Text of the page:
E-Verify: What Federal
Contractors Need to Know
In accordance with an executive order signed on June
6 by President Bush, all organizations working under contract to the federal
government are required to use the Department of Homeland Security's (DHS)
E-Verify system to check that new hires are eligible to work in the U.S.
Three days after President Bush issued his executive
order, on June 9, the Department of Homeland Security (DHS) designated E-Verify
as the electronic employment eligibility verification system that all federal
contractors must use as required by Executive Order 12989, as amended.
Also on June 9, 2008, the federal agencies
responsible for administering the FAR sent a Notice of Proposed Rulemaking to
the Federal Register, setting forth proposed implementing regulations (the
"Proposed Rule"). The terms of the Executive Order will not become effective
until final regulations are issued. Final regulations are expected to be issued
at the end of 2008.
We asked Attorney Jennifer G. Parser, an immigration
specialist with Ward and Smith in Raleigh, North Carolina, to walk us through
Delving into the "new" system.
The system is only new in that it was rechristened
E-Verify on January 1, 2008; its earlier version, called either Basic Pilot of
Electronic Eligibility Verification System, was first deployed during federal
fiscal year 2005. Since its earlier incarnation, DHS head Michael Chertoff has
said employer participation has increased 1,070 percent. And, it's sure to
increase now that thousands of federal contractors are using it. E-Verify
combines DHS data with records from the Social Security Administration to
determine whether a new hire is eligible to work in the U.S. The verification
doesn't replace the employer's gathering of documents to complete the I-9
form--both that form and some mode of verification are necessary. Or, at least,
Parser highly recommends the additional verification step, one of whose purposes
is to check that the new hire's Social Security number is valid.
Here's how it works:
An employer submits a Memorandum of Understanding to
the system to get started: A separate memo must be submitted for each location
where the employer wants to conduct verifications. Once that step is completed,
one or more company individuals, usually in HR, can apply for passwords to
access the system. Parser says those people can include a general user, a
program administrator, and a corporate administrator, each of whom will then be
able to perform a different level of functions with E-Verify. Further, once an
employer is on file to use the system, E-Verify generates posters in English and
Spanish that must be prominently displaced in the workplace. The posters inform
employees that the system is being used, and copies are filed with DHS. If all
those administrative steps strike the organization as too much of a headache,
says Parser, "There are now 310 third-party agents nationwide who will, for a
fee, perform your E-Verify checks for you."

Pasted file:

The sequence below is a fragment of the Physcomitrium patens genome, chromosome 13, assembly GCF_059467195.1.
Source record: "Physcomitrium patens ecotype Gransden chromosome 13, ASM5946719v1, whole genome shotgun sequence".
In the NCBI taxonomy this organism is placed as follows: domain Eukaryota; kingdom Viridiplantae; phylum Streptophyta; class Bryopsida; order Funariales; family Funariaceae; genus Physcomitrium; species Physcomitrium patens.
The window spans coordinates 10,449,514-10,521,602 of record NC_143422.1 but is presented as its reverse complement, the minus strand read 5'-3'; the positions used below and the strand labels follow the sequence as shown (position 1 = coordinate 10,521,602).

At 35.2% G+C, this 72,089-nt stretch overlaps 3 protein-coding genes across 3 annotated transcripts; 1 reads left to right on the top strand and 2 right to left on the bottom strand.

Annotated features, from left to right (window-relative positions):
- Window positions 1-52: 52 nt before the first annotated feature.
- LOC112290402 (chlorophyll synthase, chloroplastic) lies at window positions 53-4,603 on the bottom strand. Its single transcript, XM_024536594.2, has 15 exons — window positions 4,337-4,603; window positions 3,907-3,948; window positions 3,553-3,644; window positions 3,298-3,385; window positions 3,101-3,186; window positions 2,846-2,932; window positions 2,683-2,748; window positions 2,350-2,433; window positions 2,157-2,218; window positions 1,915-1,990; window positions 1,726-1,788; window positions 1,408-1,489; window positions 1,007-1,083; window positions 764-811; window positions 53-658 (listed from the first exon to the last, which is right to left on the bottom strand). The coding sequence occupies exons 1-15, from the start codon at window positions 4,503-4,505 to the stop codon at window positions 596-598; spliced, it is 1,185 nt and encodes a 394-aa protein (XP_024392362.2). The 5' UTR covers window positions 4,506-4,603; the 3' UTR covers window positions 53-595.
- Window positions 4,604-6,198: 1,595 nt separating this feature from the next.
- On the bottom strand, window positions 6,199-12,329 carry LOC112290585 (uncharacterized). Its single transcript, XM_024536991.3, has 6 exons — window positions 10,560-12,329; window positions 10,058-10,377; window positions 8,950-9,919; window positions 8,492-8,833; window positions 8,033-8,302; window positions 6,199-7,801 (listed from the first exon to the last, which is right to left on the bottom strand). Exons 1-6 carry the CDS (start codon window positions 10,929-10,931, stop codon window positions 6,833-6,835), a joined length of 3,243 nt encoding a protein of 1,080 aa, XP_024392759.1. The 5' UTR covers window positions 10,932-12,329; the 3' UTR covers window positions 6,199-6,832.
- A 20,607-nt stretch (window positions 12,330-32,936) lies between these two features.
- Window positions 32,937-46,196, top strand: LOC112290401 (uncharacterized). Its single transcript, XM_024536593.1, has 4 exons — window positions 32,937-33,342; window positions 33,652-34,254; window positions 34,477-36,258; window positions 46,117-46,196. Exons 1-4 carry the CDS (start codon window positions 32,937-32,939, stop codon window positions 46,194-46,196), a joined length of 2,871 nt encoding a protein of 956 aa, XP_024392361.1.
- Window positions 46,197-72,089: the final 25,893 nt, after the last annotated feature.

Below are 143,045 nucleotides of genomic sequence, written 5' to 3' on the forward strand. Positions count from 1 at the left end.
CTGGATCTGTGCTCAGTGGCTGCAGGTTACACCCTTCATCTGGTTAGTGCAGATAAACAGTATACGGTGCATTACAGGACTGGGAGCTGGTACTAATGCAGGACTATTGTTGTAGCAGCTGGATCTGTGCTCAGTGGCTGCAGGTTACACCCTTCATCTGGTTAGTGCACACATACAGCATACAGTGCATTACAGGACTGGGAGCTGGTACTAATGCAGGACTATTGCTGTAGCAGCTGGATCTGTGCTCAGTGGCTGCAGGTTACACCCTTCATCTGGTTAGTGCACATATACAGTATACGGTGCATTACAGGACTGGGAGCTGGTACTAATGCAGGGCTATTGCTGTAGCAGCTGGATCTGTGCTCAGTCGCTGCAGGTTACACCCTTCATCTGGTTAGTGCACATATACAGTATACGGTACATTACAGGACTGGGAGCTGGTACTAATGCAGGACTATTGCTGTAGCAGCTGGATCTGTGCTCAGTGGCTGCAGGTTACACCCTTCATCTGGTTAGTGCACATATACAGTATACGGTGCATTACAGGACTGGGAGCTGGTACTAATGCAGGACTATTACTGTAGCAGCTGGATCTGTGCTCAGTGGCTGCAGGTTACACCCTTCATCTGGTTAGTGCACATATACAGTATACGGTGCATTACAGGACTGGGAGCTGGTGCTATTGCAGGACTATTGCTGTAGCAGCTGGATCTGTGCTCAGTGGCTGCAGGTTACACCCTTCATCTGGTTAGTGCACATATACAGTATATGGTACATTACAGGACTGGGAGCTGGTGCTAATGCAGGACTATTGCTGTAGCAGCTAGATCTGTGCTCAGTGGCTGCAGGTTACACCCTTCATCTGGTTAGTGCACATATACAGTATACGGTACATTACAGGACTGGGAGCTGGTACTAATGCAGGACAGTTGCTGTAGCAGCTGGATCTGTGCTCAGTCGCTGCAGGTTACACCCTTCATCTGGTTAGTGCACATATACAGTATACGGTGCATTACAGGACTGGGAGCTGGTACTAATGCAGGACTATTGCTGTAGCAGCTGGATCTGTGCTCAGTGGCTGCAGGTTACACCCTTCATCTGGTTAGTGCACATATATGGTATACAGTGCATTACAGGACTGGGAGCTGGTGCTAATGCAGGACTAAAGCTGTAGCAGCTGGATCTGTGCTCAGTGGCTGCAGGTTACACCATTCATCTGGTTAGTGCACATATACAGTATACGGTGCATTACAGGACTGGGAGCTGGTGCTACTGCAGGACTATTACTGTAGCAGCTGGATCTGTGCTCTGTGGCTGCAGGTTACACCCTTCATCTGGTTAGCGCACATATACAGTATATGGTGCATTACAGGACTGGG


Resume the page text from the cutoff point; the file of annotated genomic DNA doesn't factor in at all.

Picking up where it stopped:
What about the critics?
The Society for Human Resource Management and others oppose E-Verify, primarily
because, they say, its databases are rife with errors, especially in Social
Security records. Some legislators have been urging Congress to mandate that
employment verification be done through state records created for Welfare to
Work instead. Parser tells her clients to use E-Verify: If agents raid your
workplace, and you've verified your employees, you may have a good-faith defense
that will persuade them to see you more favorably. Replace the system with state
records? "I'd be concerned that they may not contain the information that DHS is
using in E-Verify," says Parser.
In leading us through the DHS/SSA system for checking a new hire's eligibility
to work in the U.S., Parser offered a series of tips and cautions.
Just as you can't arbitrarily screen
out applicants in other ways, you cannot prescreen applicants using E-Verify
(and then hire only those that pass).
Nor can you selectively decide which
new hires to verify--such as those who aren't U.S. citizens--and fail to check
on the rest. All new hires must be run through the system after they've been
hired and within 3 days of their actual start dates.
The system can't be used to delay
training or start dates or to speed up start dates.
E-Verify information must be kept
separate from an employee's other personnel records, just like personal medical
Remember that the system tests only
eligibility to work in the U.S., not immigration status. Examples: The spouse of
an H 1-B visa holder is in the U.S. legally (his or her immigration status) but
is not eligible to work in the U.S. (E-Verify status). By contrast, the spouse
of an L-1 visa holder (a visa issued to those making international intracompany
transfers) are not only in the U.S. legally (immigration status) but also
eligible to work in the U.S. (E-Verify status).
Federal contractors aren't the only
employers required to use E-Verify. So are employers in close to 10 states,
including Arizona, and employers who hire foreign students under the new
29-month STEM (science, technology, engineering, and math) visa program.
E-Verify is currently set to expire on
November 30, 2008, but it is likely that Congress will act to extend it and/or